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Story of the Month - June 2014

Mercury released to the environment have been reduced by an estimated 3,000 kg in a single year by training small-scale gold miners in Indonesia to use improved processing techniques. Ten sluices, ninety retorts and fifty water-box condensers were distributed to miners who had been trained in their use.

                       

In parallel with this training, a number of events were held to raise the awareness of miners and processors, health professionals, school teachers and NGO leaders of the danger of mercury use. Information materials were developed with local community leaders so that appropriate messages about mercury can be delivered to those at greatest risk of exposure.

The project, led by the Blacksmith Institute and Yayasan Tambuhak Sinta, in collaboration with UNEP and funded by the US Environmental Protection Agency, gathered data on mercury re-leases from the ASGM sector and brought together representatives from local and national Government, Local mining offices, research institutes and mining NGOs to develop a national strategic plan for the sector considering broader sustainable development objectives.

 

Story of the month - November 2012

Promoting Environmentally Sound Management of Mercury - A Life Cycle Approach

Led by the government of Japan, the Global Mercury Partnership area on waste management promotes the life-cycle approach in the environmentally sound management (ESM) of mercury waste. ESM covers production and manufacturing of mercury-added products; use of the products; collection, transportation, storage and disposal of waste.

Basic Concept of Waste Management

The Partnership area on waste management encourages and coordinates projects dealing with different waste streams, including waste products containing mercury, health care waste, industrial waste and mine tailings, and sites contaminated with mercury waste. The Partnership contributed to the development of the “Basel Convention Technical Guidelines on ESM of Wastes Consisting of Elemental Mercury and Wastes Containing and Contaminated with Mercury” which describe principles of waste management at each stage of the life cycle.

 

 

In addition, the Partnership is currently developing the “Good Practices for the Management of Mercury Release from Waste” document to provide practical   information on how to   implement the principles of the Basel Technical Guidelines.

Other examples of projects under the   Partnership include “The Quantification and Characterization of Discarded Batteries in Yaoundé, Cameroon” as well as “The   Mercury Waste Management project” in Burkina Faso, Cambodia, Pakistan, Philippines, and Chile. These projects provide valuable lessons learned in the life cycle management of mercury waste.

A List of Resource Persons that could provide technical advice on the various stages of waste management and provide institutional expertise in legal and social aspects has been developed in the Partnership and is available for those planning projects.

News in Brief:

The east Africa (Kenya, Tanzania, Uganda) Dental Amalgam Phase down Project will be launched at an inception workshop in Nairobi, Kenya on 18-19 December 2012.

The second Global Forum on reducing mercury use in artisanal and small-scale gold mining is planned to be held in March 2013 in Cuzco, Peru.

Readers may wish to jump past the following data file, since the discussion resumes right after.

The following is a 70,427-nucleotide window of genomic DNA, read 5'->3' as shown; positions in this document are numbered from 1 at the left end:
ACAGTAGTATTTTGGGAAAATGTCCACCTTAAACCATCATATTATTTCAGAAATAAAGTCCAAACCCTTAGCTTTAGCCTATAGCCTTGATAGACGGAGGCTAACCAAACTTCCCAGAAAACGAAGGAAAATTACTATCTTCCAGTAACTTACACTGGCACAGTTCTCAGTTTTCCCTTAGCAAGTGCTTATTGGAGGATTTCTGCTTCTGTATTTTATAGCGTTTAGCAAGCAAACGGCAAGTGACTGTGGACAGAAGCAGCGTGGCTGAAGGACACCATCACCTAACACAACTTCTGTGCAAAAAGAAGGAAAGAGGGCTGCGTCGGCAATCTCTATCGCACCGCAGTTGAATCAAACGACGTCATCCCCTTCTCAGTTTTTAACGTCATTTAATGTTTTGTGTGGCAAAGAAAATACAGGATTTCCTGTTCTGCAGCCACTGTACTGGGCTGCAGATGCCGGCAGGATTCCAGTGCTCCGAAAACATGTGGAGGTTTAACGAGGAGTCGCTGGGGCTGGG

Story of the month - October 2012

Effective reduction of mercury emissions from Artisanal and Small scale Gold Mining (ASGM) in Francophone Africa – A multi-stakeholder approach

Artisanal and Small Scale Gold Mining(ASGM) releases more mercury to the environment than any other sector. Responding to the need for immediate action, the Global Mercury Partnership is supporting Burkina Faso, Mali and Senegal in reducing mercury emissions from this sector.

The project represents a ground-breaking collaboration among multiple donors: Under the leadership of UNIDO, it receives financial support from the Global Environment Facility, the Fonds Francais pour l’Environnement Mondial, the Strategic   Approach to International Chemicals Management (SAICM), the European Commission, the U.S., and the governments of the three participating countries.

 

   

   Source: Ronald de Hommel

 

The project addresses the different dimensions of this complicated sector. It will strengthen the capacity of local and national stakeholders by means of a number of    activities:

  • Providing training programmes on the use of low-mercury / mercury-free technology 
  • Exploring potential for fair trade certification 
  • Developing and implementing national action plans for the sound management of mercury 
  • Strengthening health education 
  • Documenting and sharing lessons learned

 

Pilot projects will be implemented in sites in each country. These will encourage the use of better practices to reduce mercury use, emissions, and exposure by a target of 50%, thus improving the health and environment of miners and their communities.

Making this project a success requires the help of a diverse set of experts. The activities are therefore being implemented by internationally recognized organizations specialized in the sector, including the Artisanal Gold Council (AGC), Alliance for Responsible Mining (ARM), Human Rights Watch and the Green Cross. UNEP and NRDC are also playing a supportive role.

This collaborative partnership serves as a model for other mercury projects under development, with international and national experts working in close cooperation to provide technical, and   educational guidance as well as capacity building to both governments and to miners and mining communities.

 

 

Story of the month - September 2012

UNEP Global Mercury Partnership launches partnership area on mercury releases from the cement industry

 It is estimated that the cement industry produces about 10% of the world’s anthropogenic mercury emissions.  The new partnership area will help enhance our understanding and eventual reduction of the emissions of mercury from the cement industry.

The Cement Sustainability Initiative (CSI), a group formed under the auspices of the World Business Council for Sustainable Development (WBCSD), is co-chairing the  new partnership area to reduce global emissions of mercury from the cement industry.  The Group has drafted a business plan that outlines cost-effective approaches (Link to the Draft Business Plan) that the Partnership area will undertake in order to achieve reduction in mercury emissions.

The business plan addresses issues such as the establishment of global mercury inventories, development of techniques to reduce mercury emissions into the environment, and outreach efforts to raise awareness within the industry.